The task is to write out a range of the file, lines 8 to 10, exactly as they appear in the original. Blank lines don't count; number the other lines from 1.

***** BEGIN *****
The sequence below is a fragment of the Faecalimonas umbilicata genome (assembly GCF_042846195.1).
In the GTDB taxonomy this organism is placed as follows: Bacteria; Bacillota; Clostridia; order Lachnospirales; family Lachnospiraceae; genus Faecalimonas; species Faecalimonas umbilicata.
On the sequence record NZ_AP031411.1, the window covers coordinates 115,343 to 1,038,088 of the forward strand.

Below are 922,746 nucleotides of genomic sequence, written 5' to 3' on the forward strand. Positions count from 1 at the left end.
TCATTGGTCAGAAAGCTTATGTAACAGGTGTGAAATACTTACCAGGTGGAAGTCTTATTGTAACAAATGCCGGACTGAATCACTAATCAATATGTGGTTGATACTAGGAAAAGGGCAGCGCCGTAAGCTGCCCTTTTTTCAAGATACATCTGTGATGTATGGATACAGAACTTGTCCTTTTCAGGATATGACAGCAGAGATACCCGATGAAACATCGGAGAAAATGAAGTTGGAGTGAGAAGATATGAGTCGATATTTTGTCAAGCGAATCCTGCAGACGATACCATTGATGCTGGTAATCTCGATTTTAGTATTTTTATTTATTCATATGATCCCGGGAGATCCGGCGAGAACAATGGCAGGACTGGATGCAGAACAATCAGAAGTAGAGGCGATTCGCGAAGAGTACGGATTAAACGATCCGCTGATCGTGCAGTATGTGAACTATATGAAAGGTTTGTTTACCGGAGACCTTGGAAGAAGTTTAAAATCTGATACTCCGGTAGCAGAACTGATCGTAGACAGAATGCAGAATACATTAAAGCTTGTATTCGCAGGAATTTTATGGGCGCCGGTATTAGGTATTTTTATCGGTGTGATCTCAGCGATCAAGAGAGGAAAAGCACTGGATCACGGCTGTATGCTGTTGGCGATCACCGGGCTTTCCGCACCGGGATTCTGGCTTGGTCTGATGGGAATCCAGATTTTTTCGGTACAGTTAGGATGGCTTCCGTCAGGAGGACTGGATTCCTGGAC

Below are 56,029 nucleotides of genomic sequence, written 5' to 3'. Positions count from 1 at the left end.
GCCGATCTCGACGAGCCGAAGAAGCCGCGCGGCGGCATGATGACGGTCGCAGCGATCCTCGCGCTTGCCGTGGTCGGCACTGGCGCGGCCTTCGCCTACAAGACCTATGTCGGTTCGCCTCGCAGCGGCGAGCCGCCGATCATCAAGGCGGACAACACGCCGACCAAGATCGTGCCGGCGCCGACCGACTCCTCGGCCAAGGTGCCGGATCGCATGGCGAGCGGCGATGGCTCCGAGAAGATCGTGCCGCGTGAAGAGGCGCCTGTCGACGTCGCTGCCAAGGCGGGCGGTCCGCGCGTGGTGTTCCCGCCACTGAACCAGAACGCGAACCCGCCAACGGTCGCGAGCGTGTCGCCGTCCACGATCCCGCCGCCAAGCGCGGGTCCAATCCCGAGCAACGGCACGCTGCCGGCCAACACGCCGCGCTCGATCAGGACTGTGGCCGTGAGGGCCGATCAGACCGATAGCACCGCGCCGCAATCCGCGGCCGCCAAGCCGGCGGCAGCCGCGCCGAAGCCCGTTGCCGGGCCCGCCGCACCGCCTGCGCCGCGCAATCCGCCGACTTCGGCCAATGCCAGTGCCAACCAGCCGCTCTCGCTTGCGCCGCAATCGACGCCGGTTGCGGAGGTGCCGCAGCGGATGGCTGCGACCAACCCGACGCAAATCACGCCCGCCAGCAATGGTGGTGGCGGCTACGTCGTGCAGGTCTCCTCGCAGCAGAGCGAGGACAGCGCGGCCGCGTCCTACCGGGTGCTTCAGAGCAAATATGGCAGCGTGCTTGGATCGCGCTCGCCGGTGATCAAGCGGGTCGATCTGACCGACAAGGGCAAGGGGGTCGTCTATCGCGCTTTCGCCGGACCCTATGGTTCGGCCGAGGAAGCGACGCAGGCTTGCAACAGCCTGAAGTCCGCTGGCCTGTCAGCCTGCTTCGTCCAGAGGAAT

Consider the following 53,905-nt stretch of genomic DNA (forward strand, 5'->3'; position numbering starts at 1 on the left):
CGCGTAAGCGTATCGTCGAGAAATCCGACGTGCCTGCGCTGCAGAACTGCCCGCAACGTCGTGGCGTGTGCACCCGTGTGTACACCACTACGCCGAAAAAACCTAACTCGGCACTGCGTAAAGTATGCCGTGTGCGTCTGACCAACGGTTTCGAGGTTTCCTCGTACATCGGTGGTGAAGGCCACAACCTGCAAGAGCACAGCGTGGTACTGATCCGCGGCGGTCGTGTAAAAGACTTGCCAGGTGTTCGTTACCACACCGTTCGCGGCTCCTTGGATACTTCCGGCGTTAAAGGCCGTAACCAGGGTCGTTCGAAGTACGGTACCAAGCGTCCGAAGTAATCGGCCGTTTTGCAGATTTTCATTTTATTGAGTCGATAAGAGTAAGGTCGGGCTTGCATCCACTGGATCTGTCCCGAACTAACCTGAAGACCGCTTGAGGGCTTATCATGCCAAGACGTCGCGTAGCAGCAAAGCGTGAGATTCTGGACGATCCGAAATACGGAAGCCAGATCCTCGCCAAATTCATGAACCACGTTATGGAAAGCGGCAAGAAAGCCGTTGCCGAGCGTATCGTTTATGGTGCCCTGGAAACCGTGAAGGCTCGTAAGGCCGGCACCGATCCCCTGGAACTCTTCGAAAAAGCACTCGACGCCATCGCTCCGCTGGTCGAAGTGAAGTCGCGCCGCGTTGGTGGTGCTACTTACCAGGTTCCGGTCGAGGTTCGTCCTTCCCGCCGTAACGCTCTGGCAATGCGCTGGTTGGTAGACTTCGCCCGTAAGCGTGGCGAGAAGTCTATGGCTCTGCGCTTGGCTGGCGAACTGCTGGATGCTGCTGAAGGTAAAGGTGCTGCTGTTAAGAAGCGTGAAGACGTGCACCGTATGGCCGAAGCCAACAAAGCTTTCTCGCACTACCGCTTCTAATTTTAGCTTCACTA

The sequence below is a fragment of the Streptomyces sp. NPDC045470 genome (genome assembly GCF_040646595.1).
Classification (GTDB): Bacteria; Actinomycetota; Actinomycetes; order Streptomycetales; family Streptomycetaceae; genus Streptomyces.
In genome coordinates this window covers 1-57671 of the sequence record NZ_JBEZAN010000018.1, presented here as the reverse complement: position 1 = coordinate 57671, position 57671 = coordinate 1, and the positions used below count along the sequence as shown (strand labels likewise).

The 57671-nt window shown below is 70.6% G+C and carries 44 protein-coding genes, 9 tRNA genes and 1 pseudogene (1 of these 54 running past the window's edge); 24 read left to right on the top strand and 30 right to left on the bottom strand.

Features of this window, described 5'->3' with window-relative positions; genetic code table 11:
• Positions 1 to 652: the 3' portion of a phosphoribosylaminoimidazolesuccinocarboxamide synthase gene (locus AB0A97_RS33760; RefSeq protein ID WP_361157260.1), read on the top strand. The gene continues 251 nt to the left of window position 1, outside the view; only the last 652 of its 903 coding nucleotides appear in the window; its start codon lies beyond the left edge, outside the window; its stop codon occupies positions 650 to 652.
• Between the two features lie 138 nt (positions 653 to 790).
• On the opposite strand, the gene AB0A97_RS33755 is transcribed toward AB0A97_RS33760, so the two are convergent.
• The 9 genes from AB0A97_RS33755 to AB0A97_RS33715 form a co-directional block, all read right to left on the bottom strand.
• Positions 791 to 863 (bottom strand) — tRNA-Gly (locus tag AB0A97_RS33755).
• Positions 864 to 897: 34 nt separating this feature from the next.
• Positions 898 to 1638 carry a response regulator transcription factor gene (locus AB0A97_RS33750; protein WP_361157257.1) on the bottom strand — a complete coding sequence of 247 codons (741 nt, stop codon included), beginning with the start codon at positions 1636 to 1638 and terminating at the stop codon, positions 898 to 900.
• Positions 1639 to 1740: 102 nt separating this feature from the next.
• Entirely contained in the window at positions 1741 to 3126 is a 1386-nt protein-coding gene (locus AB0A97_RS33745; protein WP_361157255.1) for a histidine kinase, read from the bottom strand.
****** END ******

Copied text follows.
Consider the following 53,905-nt stretch of genomic DNA (forward strand, 5'->3'; position numbering starts at 1 on the left):
CGCGTAAGCGTATCGTCGAGAAATCCGACGTGCCTGCGCTGCAGAACTGCCCGCAACGTCGTGGCGTGTGCACCCGTGTGTACACCACTACGCCGAAAAAACCTAACTCGGCACTGCGTAAAGTATGCCGTGTGCGTCTGACCAACGGTTTCGAGGTTTCCTCGTACATCGGTGGTGAAGGCCACAACCTGCAAGAGCACAGCGTGGTACTGATCCGCGGCGGTCGTGTAAAAGACTTGCCAGGTGTTCGTTACCACACCGTTCGCGGCTCCTTGGATACTTCCGGCGTTAAAGGCCGTAACCAGGGTCGTTCGAAGTACGGTACCAAGCGTCCGAAGTAATCGGCCGTTTTGCAGATTTTCATTTTATTGAGTCGATAAGAGTAAGGTCGGGCTTGCATCCACTGGATCTGTCCCGAACTAACCTGAAGACCGCTTGAGGGCTTATCATGCCAAGACGTCGCGTAGCAGCAAAGCGTGAGATTCTGGACGATCCGAAATACGGAAGCCAGATCCTCGCCAAATTCATGAACCACGTTATGGAAAGCGGCAAGAAAGCCGTTGCCGAGCGTATCGTTTATGGTGCCCTGGAAACCGTGAAGGCTCGTAAGGCCGGCACCGATCCCCTGGAACTCTTCGAAAAAGCACTCGACGCCATCGCTCCGCTGGTCGAAGTGAAGTCGCGCCGCGTTGGTGGTGCTACTTACCAGGTTCCGGTCGAGGTTCGTCCTTCCCGCCGTAACGCTCTGGCAATGCGCTGGTTGGTAGACTTCGCCCGTAAGCGTGGCGAGAAGTCTATGGCTCTGCGCTTGGCTGGCGAACTGCTGGATGCTGCTGAAGGTAAAGGTGCTGCTGTTAAGAAGCGTGAAGACGTGCACCGTATGGCCGAAGCCAACAAAGCTTTCTCGCACTACCGCTTCTAATTTTAGCTTCACTA

The sequence below is a fragment of the Streptomyces sp. NPDC045470 genome (genome assembly GCF_040646595.1).